The original owners of The Oaks Restaurant have returned to the popular Marianna eatery.

Jo and Eddie Davis closed on their repurchase deal Wednesday, but they had their crew busy for three days ahead of that, getting the place back to the look it had during their time at the helm, the first time around, a period which saw five expansions of the restaurant’s footprint and the addition of some farm-related merchandise, like pairs of leather work gloves, take-home fresh tomatoes, bags of shelled pecans, honey, and more.

The restaurant now seats up to 340 people at a time, and on a good day the tables have at least three rounds of customers. Those good days were many over the years. They were “overrun” with customers almost from the day they opened with a small sign in the window marking their arrival on Dec. 17, 2007, Mr. Davis said. The traffic hadn’t let up by the time they decided to retire from the business and sold it in May of 2018.

The couple had opened The Oaks café in featuring buffet lunches with huge trays of fried chicken, other meats, assorted Southern-style vegetables and a dessert station during the week, and special seafood offerings on Tuesday nights. They’ll return to that old menu in hopes of capturing all those old customers, as well, and Eddie Davis and his son will return to their practice of cutting all the Angus “Choice-to-Prime”- grade steaks and other meats on the menu. The restaurant will be open Monday-Saturday, from 10:30 a.m. to 8 p.m.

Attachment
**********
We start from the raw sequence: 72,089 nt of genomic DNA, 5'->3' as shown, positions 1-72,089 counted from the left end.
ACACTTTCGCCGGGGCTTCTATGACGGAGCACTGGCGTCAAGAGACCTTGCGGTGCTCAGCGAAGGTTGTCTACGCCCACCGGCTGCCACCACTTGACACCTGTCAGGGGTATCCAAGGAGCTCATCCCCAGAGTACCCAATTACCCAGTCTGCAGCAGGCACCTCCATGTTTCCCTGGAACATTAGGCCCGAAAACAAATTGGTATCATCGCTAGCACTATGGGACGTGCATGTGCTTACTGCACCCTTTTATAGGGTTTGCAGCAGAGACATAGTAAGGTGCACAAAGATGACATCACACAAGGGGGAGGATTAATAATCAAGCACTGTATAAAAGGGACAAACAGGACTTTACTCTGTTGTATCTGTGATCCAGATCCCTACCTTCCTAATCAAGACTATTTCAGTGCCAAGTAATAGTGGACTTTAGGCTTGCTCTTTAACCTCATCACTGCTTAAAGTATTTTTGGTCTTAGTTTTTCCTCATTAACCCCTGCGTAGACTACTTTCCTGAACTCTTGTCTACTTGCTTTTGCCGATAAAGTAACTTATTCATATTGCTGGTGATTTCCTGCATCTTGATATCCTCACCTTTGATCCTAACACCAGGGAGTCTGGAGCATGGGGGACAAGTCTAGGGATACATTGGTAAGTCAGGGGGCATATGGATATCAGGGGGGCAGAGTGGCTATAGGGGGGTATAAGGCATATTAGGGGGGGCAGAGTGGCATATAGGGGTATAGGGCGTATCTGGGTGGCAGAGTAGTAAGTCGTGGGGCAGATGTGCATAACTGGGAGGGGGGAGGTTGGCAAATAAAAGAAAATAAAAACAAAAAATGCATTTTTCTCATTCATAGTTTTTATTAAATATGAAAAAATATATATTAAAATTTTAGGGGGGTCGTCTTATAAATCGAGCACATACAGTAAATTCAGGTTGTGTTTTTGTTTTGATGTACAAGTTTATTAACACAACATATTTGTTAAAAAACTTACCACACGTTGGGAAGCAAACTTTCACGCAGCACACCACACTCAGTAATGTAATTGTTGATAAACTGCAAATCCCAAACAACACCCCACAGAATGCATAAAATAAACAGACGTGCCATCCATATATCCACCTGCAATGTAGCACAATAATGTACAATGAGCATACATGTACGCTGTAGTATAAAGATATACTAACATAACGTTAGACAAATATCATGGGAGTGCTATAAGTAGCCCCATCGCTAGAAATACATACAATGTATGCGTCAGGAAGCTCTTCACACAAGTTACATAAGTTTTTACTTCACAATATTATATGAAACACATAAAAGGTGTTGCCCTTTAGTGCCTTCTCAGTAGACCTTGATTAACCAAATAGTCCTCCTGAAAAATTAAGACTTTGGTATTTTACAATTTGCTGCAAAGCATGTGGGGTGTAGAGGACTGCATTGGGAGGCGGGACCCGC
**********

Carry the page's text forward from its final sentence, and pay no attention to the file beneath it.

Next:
By Thursday morning, the place was also decorated for Valentine’s Day. Among those decorations was a small framed chalkboard with a bright, glittering red heart attached. A message was written in white across the blackboard: “Welcome Back Jo and Eddie,” it read. Smiling employees were on a busy pace that day, but Jenni Roberts paused to share her thoughts on the return of the couple she’d started working for in 2010. “They’re like family to me,” she said. “My boys are 17 and 15 now, but they grew up while I was working right here. They treated my kids like family. I’m glad to see the back, glad to be working with them again.”

And in the restaurant at the lunch hour, 88-year-old customer Billy Retherford was seated for his meal and chatting with Mr. Davis. He’s been a customer of the couple at their various restaurants for decades. He was happy to see the return of his long-time friends.

He knew them and was a frequent patron when they opened their first eateries, The Chuck Wagon, in Chipley, and the Chipola Livestock Market café.

“It’s the best you can ever get,” he said of the Davis fare. “I brought everybody I knew here and I can feel a change already, now that they’re back. I’m a happy man.”

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